Reading Time: 4 minutes

Until we tell the stories of our athletes, they will always belong to the also-ran.

Stories are the marks on the face which define a people, says the old man in Achebe’s Anthills of Savannah. To identify the features of their national character, Sierra Leoneans need to hear the stories about the abilities, traits, and values of their heroic figures. Marathon runner Ibrahim Baba Suma-Keita, aka Apollo and arguably Sierra Leone’s greatest athlete, belongs to that group of exceptional Sierra Leoneans. He died unexpectedly on July 18, 2020.

I do not recall meeting Apollo or seeing him run, but, like many Sierra Leoneans, I knew the nickname. Curious to learn more about him, I sped to the Google Oracle, hoping to read that, like Gilgamesh the Mesopotamian King, Apollo was two-thirds god and one-third human; that he emerged from his mother’s womb with wings and a small bag containing ogiri (fermented sesame seeds) and cayenne pepper; and that both assisted in his early training as he traipsed the ridges of Mount Bintumani. Then at ten, as his guardian angel had told his mother, the wings fell off, but by then, he had developed the lung capacity which made him a great long-distance runner. I also yearned to see a photograph of Apollo breasting a finishing tape, his hands raised in triumph, or his shoulders draped with the Sierra Leonean flag. I ached for the triumph-over-adversity story. I wanted to be transported into the world of legends and demi-gods with admirable qualities—and ones displayed by a Sierra Leonean too. I needed to jettison the selfish, corrupt, and tribalistic tropes that cling stubbornly to narratives about the country and its people. Alas, the Google Oracle only revealed that he was born on April 20, 1947, participated in the 1978 Commonwealth Games, placed 46 (time 2:41:20) in the marathon of the 1980 Summer Olympics, and 95 (time 3:04:00) in the 1988 games, in which he led the Sierra Leone contingent as the flagbearer. No stories about the man. No myths about his athleticism. Merely footnotes that he also-participated.

Fortunately, a 2020 Zoom-based memorial featuring government officials and household sports names from Sierra Leone fed my imagination and need for information. Apollo, some said, encouraged, inspired, but disciplined them. He welcomed into his training circle all athletes, regardless of age, gender, ethnic origin, and ability. He practiced inclusiveness before it became a political buzzword.

For warm-ups, his trainees first ran up and down the 23 stands of the national stadium and capped that off with an all-out 400-meter sprint. Only after would he teach specific techniques, such as high-knee lifts and arm swings. He even coached athletes in events that were not part of his marathon specialty. He worked for the common good before the Ubuntu principle, “I am because we are,” became fashionable.

Several speakers noted his humility, describing how he ate “cookery” (local food served in makeshift restaurants) with them. Others recalled ongoing conflict between him and the Ministry of Sports, with a few expressing their surprise at learning that he was never an official national coach. Nonetheless, they said, he set aside his feud with government bureaucrats to turn them, his protégés, into national and international athletes, helping with their development and challenges on and off the field. He responded to the whole person. Sometimes explicitly but always implicitly, speakers affirmed that they are because he was. From the four-hour-long memorial, Apollo emerged as a consummate professional and parental figure who dedicated himself to improving the lives of those around him.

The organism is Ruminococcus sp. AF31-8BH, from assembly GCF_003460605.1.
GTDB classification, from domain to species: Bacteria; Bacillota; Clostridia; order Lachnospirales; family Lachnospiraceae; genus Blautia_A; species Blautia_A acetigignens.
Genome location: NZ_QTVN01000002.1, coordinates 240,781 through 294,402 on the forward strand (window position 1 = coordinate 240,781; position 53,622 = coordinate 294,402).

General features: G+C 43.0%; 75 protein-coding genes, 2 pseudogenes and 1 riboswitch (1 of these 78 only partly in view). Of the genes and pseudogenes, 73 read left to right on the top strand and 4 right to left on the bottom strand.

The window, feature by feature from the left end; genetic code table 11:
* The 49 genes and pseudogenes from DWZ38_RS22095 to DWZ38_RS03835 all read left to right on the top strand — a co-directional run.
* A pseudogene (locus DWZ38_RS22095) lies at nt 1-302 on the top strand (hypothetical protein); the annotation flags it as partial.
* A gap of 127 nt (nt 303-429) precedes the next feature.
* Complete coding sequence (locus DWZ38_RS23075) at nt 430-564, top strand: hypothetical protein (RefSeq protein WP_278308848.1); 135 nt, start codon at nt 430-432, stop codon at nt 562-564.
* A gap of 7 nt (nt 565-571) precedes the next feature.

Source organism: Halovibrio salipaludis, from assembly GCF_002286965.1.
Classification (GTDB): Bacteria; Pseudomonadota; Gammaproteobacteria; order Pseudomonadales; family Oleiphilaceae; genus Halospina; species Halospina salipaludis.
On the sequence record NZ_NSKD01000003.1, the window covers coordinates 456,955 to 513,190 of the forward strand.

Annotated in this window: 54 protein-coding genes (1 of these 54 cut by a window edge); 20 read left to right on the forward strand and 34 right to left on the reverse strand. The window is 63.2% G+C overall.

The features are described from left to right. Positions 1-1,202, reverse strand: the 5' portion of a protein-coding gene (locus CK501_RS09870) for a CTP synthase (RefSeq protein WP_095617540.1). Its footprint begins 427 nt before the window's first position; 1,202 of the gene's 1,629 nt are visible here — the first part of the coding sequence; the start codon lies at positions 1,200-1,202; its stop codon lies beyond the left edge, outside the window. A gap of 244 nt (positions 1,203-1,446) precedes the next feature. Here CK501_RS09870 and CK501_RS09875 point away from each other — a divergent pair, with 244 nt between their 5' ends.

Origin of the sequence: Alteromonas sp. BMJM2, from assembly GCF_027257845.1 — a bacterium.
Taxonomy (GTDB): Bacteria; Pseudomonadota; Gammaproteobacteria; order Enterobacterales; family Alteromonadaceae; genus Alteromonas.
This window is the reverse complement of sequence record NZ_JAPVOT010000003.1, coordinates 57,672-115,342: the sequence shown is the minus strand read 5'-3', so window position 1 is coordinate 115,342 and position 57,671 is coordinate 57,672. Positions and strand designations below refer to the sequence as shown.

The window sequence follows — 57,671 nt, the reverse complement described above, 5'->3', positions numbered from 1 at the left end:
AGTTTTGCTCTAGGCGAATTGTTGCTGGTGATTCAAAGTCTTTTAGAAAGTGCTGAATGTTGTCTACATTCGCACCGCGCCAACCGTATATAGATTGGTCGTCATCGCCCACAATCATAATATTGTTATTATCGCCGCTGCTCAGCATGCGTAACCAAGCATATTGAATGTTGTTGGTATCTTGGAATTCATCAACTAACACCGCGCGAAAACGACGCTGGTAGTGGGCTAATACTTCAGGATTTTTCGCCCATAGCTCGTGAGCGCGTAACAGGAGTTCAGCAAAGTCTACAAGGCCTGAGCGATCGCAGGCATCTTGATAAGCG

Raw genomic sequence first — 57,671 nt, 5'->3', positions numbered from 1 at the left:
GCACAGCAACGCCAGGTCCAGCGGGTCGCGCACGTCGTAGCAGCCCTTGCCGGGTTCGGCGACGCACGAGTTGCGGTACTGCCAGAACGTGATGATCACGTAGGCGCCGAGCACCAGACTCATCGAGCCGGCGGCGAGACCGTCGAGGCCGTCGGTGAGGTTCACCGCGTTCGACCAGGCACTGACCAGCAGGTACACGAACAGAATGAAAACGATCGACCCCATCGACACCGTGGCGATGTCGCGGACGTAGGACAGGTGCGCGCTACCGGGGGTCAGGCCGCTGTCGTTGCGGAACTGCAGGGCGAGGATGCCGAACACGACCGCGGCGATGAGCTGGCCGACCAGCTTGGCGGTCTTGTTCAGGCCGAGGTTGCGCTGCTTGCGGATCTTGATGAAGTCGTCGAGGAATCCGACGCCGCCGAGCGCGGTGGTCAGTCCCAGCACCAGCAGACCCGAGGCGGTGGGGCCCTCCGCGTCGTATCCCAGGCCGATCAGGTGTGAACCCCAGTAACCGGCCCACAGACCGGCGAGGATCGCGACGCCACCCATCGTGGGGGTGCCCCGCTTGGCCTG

However, a legend without an extraordinary or quirky trait is like a saint without a miracle. Apollo’s marathon to becoming a mythic figure perhaps begins with an anecdote about his love of ogiri and cayenne pepper. He spiced his food with both ingredients at roadside eateries and in the cafeterias of international track meets, and he encouraged his trainees to do the same. In a future article, I will investigate the performance-enhancing benefits of ogiri. For now, let us focus on Capsaicin, the main ingredient in pepper. Some scientific studies claim that “acute capsaicin supplementation improves 1,500-m running time.”* Is it possible that Apollo fed himself and his athletes cayenne pepper prior to their events because he understood, consciously or not, it would speed up their metabolism? He clearly was an athlete and, literally, a pɛpɛ dᴐkta. Surely, that is material, if not ingredient, for a legendary tale?

The Zoom meeting told the story of Apollo’s quest for greatness for himself, his fellow athletes, and trainees. It revealed his selflessness and tenacity. The session molded foundational building blocks for constructing a history of sports in Sierra Leone. I felt proud to identify as part of his country and to know the man beyond scraps of Google(d) facts. Remedying this (mis)representation must be a priority for all Sierra Leoneans. The country needs a hall of fame, virtual or brick and mortar, to celebrate the achievements of its exceptional sports personalities because their shared stories etch the marks on the face of our national character.

Pede Hollist is a Sierra Leonean-born professor of English and fiction writer at The University of Tampa, Fl. USA. He is an avid sports fan.

*“Acute Capsaicin Supplementation Improves 1,500-m Running Time-Trial Performance and Rate of Perceived Exertion in Physically Active Adults.” de Freitas, Marcelo Conrado1; Cholewa, Jason M.2; Gobbo, Luis A.1; de Oliveira, João V.N.S.3; Lira, Fabio S.3; Rossi, Fabrício E.4Journal of Strength and Conditioning ResearchFebruary 2018 – Volume 32 – Issue 2 – p 572-577

 

Leave a comment

Pede Hollist‘s Literature Blog © 2020. All Rights Reserved.

madebyroyau.me